Somatoform Disorder Specialists Milwaukee WI

Local resource for somatoform disorder specialists in Milwaukee. Includes detailed information on local clinics that provide access to somatoform disorder specialists, as well as advice and content on somatoform ailments, psychologists, and psychosomatic diseases.

Mohammad S A Mallick, MD
(414) 226-4040
950 N 35th St
Milwaukee, WI
Specialties
Psychiatry
Gender
Male
Education
Medical School: American Univ Of The Caribbean, Sch Of Med, Plymouth, Montserrat
Graduation Year: 1982

Data Provided By:
Vani Ray, MD
(414) 219-5000
1020 N 12th St
Milwaukee, WI
Specialties
Psychiatry
Gender
Female
Education
Medical School: Sri Venkatesvara Med Coll, Univ Hlth Sci, Tirupati, Ap, India
Graduation Year: 1981

Data Provided By:
Lance Peter Longo, MD
(414) 482-7700
1020 N 12th St
Milwaukee, WI
Specialties
Psychiatry
Gender
Male
Education
Medical School: Med Coll Of Wi, Milwaukee Wi 53226
Graduation Year: 1990
Hospital
Hospital: St Lukes Med Ctr, Milwaukee, Wi

Data Provided By:
Manuel Posadas Ramos, MD
(414) 257-7431
2435 W Wisconsin Ave Apt 204
Milwaukee, WI
Specialties
Psychiatry
Gender
Male
Education
Medical School: Univ Of Santo Tomas, Fac Of Med And Surg, Manila, Philippines
Graduation Year: 1971

Data Provided By:
Phillip Lawrence Stein, MD
(414) 219-4606
1020 N 12th St
Milwaukee, WI
Specialties
Psychiatry
Gender
Male
Education
Medical School: Univ Of Wi Med Sch, Madison Wi 53706
Graduation Year: 1958

Data Provided By:
Jeffrey Robert Zigun, MD
(414) 445-2020
5325 W Burleigh St # 200
Milwaukee, WI
Specialties
Psychiatry, Forensic Psychiatry
Gender
Male
Education
Medical School: Univ Of Ct Sch Of Med, Farmington Ct 06032
Graduation Year: 1985
Hospital
Hospital: Community Mem Hosp, Menomonee Fls, Wi; St Josephs Hospital, Milwaukee, Wi; Froedtert Mem Lutheran Hosp, Milwaukee, Wi
Group Practice: Comprehensive Neuropsych Svcs

Data Provided By:
Carol J Mullen, DO
1020 N 12th St
Milwaukee, WI
Specialties
Psychiatry
Gender
Female
Education
Medical School: Des Moines Univ, Coll Osteo Med & Surg, Des Moines Ia 50312
Graduation Year: 1992

Data Provided By:
Muhammad Mian, MD
1834 W Wisconsin Ave
Milwaukee, WI
Specialties
Geriatrics, Geriatric Psychiatry
Gender
Male
Education
Medical School: Nishtar Med Coll, Bahuddin Zakaria Univ, Multan, Pakistan
Graduation Year: 1984

Data Provided By:
Gregory Reinhold Winter, MD
(509) 434-7260
1020 N 12th St
Milwaukee, WI
Specialties
Psychiatry
Gender
Male
Education
Medical School: Univ Of Nm Sch Of Med, Albuquerque Nm 87131
Graduation Year: 1985

Data Provided By:
Norton Lewis Zarem, MD
(414) 272-2523
1020 N 12th St
Milwaukee, WI
Specialties
Psychiatry
Gender
Male
Education
Medical School: Univ Of Wi Med Sch, Madison Wi 53706
Graduation Year: 1961

Data Provided By:
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Accurate Diagnosis First Step in Treating Somatoform Disorders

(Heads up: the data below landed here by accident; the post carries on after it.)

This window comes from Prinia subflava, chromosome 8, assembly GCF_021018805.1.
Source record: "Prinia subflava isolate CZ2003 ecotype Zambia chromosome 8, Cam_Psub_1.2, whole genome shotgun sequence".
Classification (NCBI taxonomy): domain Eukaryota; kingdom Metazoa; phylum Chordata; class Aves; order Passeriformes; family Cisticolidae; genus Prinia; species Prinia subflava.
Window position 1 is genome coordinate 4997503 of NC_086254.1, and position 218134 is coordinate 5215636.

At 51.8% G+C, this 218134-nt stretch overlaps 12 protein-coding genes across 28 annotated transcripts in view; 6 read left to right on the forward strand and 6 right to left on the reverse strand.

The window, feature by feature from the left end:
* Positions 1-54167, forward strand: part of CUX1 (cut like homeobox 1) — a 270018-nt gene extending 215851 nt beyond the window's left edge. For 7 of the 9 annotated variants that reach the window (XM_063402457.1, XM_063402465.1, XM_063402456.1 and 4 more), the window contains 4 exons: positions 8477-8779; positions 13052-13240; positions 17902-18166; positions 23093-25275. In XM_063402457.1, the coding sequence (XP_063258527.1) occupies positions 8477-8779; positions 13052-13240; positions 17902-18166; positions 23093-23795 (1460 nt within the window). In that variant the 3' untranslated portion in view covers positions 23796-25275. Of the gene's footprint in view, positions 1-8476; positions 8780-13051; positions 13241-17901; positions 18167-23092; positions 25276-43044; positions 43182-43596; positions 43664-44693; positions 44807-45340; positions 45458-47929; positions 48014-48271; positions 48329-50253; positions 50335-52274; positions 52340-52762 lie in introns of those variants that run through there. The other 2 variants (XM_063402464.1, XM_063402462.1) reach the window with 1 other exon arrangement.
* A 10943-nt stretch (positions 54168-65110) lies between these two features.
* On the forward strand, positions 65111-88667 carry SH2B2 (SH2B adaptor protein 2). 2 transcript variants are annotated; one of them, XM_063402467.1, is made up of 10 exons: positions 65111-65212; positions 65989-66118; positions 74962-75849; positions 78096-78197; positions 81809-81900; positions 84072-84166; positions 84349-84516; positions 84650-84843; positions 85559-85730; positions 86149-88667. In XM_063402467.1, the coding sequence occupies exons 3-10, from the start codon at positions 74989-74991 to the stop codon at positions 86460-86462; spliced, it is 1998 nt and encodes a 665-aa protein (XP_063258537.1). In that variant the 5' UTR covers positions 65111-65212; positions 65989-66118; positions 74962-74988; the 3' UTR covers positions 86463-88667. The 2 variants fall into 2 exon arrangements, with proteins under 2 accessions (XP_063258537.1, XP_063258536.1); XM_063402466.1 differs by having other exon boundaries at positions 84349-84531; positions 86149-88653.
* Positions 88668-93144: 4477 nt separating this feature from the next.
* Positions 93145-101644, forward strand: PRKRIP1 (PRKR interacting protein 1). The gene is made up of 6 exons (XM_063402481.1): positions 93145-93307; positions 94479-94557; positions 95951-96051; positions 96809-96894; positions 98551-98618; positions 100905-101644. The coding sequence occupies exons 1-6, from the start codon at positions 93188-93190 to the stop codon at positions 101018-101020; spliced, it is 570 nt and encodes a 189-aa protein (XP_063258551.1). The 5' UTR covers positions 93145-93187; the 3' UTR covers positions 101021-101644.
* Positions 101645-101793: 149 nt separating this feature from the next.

All patients with chronic physical pain are not alike and shouldn't be treated the same. That's the basis of this article on somatoform disorders. Somatoform disorders refer to aches and pains that are amplified (blown out of proportion) because of underlying psychologic or emotional distress. Vague complaints of muscle or joint pain, fatigue, stomach problems, numbness and tingling, headaches, and so on are typical physical complaints associated with somatoform disorders. But despite all medical tests and lab work ordered, the physician is unable to find anything wrong. Treatment is general, rather than specific to the problem.

Somatoform disorders include a number of different problems all placed in this one category. These include somatization disorder, conversion disorder, hypochondriasis, body dysmorphic disorder, and factitious disorder. The common feature of all these disorders is symptom amplification. The main symptom is usually, but not always, pain. The lack of any evidence that there's anything physically wrong to explain these disorders has led some experts to suggest dropping somatoform disorders as a real diagnosis.

But that's where the authors of this article differ. They suggest that there's a definite need to look deeper and not only find ways to diagnose these problems but also to treat each one specifically. That's a concept they refer to as diagnosis-specific and patient specific treatment. And after briefly describing each condition, they offer some treatment guidelines with the hope that someday we will have specific guidelines for each different disorder, rather than general management techniques.

Health care professionals, especially psychologists and psychiatrists, depend on a publication put out by the American Psychiatric Association called the Diagnostic and Statistical Manual or DSM as it is more commonly referred to. The DSM includes criteria for each somatoform disorder such as signs and symptoms and known causes or risk factors. In addition to a brief review of each disorder, the authors added an extensive table comparing each disorder and offering physicians some treatment guidelines for each one.

Here's a brief summary of the main disorders. Somatization disorder includes vague reports of pain, gastrointestinal problems, sexual problems, and symptoms that suggest a neurologic problem but with no identifiable cause. The problems described by patients last for years and no medical condition can be found to explain them. Conversion disorder describes neurologic symptoms (e.g., numbness, paralysis, blindness, unable to speak) in response to mental, psychologic, and/or emotional stress. Usually, there is a conflict or stress that occurs just prior to the conversion taking place. In the past, conversion was referred to as hysteria. Women are affected more often than men (2:1 ratio).

Most people are familiar with the term hypochondriac -- someone who is always sick, afrai...

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